"On November 10, 1775, a Corps of Marines was created by a resolution of the Continental Congress. Since that date many thousands of men have borne the name Marine. In memory of them it is fitting that we who are Marines should commemorate the Birthday of our Corps by calling to mind the glories of its long and illustrious history."
The above is an excerpt from General John A. Lejuene's birthday message to the Marine Corps in 1921 and is republished annually on the birthday of the Corps. Happy Birthday Marines. I am proud of you and proud to have served by your side for 26 years.
Today I jointed one edge of the A. Mahogany. It is ready to rip and resaw. Then I glassed in the propane locker on the outside edges with two layers of 17.7oz biaxial. Tomorrow I will glass in the inside edges with the same and begin the preparations for final milling of the A. Mahogany for the vertical staving.
9 Nov 10 Sometimes rebuilding a boat is agonizingly slow--a battle of inches instead of miles. Today was one of those days . . . though not necessarily bad. I learned a lot and laid some important ground work that had to be done.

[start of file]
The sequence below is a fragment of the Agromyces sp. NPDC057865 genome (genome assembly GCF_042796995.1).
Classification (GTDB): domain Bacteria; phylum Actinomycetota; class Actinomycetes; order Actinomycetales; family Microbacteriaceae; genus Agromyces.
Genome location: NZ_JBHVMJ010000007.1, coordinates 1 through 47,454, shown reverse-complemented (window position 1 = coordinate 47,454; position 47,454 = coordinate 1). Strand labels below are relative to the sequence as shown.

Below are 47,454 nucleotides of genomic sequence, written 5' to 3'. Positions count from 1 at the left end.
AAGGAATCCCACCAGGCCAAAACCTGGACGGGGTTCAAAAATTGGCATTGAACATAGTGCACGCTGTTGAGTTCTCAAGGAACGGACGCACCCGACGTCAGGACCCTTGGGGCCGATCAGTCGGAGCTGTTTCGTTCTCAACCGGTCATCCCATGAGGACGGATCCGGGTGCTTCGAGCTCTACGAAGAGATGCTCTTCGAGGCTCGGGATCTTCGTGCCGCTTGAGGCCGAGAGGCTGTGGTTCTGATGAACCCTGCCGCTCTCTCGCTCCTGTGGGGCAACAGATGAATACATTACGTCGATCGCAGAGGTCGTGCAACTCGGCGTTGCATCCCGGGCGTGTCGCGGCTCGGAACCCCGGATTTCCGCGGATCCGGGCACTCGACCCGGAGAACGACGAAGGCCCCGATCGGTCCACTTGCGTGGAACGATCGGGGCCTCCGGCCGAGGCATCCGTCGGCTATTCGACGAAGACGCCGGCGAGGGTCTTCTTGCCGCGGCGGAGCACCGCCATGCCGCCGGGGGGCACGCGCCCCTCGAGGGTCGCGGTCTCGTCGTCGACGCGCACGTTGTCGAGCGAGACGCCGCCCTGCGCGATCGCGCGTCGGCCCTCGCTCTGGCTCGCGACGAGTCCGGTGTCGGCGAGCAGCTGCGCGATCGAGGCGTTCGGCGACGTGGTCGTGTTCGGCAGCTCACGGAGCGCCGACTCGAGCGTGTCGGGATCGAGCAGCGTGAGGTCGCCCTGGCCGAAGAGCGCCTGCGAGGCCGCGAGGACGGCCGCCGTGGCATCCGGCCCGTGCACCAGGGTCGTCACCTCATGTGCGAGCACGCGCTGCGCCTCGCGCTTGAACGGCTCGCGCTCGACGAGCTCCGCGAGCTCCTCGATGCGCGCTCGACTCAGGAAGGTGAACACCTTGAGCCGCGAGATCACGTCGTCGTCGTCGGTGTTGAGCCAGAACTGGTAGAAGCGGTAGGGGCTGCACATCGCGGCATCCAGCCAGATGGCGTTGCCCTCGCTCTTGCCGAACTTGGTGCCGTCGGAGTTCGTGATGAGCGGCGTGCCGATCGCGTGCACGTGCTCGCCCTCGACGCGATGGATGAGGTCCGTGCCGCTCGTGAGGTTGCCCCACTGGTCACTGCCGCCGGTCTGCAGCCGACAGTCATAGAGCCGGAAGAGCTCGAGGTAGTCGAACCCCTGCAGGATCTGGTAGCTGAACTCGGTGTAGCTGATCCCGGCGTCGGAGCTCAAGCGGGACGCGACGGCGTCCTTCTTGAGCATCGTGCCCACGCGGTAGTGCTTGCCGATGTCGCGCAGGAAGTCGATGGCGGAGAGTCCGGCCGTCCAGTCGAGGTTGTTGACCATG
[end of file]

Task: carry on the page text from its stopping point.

First, my planer has been acting up. It has been great piece of equipment. But the slow, finish speed, was on the blink. I did some research but there wasn't much out there. So, I took it apart and was able to repair it. Nothing more than some sawdust jamming the gears behind the two speed lever. While I had it apart I lubricated the gears and rechecked the alignment of the out-feed rollers and cutting head. It took about two hours.
Next, because I was unhappy with some of the fuzz and tear out that occurred yesterday I learned about using card scrapers to clean up hard woods, or any kind of wood for that matter, from the effects of planing. I was able to locate a Stanley card scraper at a local hardware store and spent some time tuning it up and then practicing with it on a couple of the African Mahogany planks which it cleaned it up nicely. Its a very effective tool and I am impressed what a difference such a simple device can make. Here is a link that explains what it is and how to sharpen one (Fine Woodworking article). There are also a lot of videos out there that show how to sharpen and use card scrapers.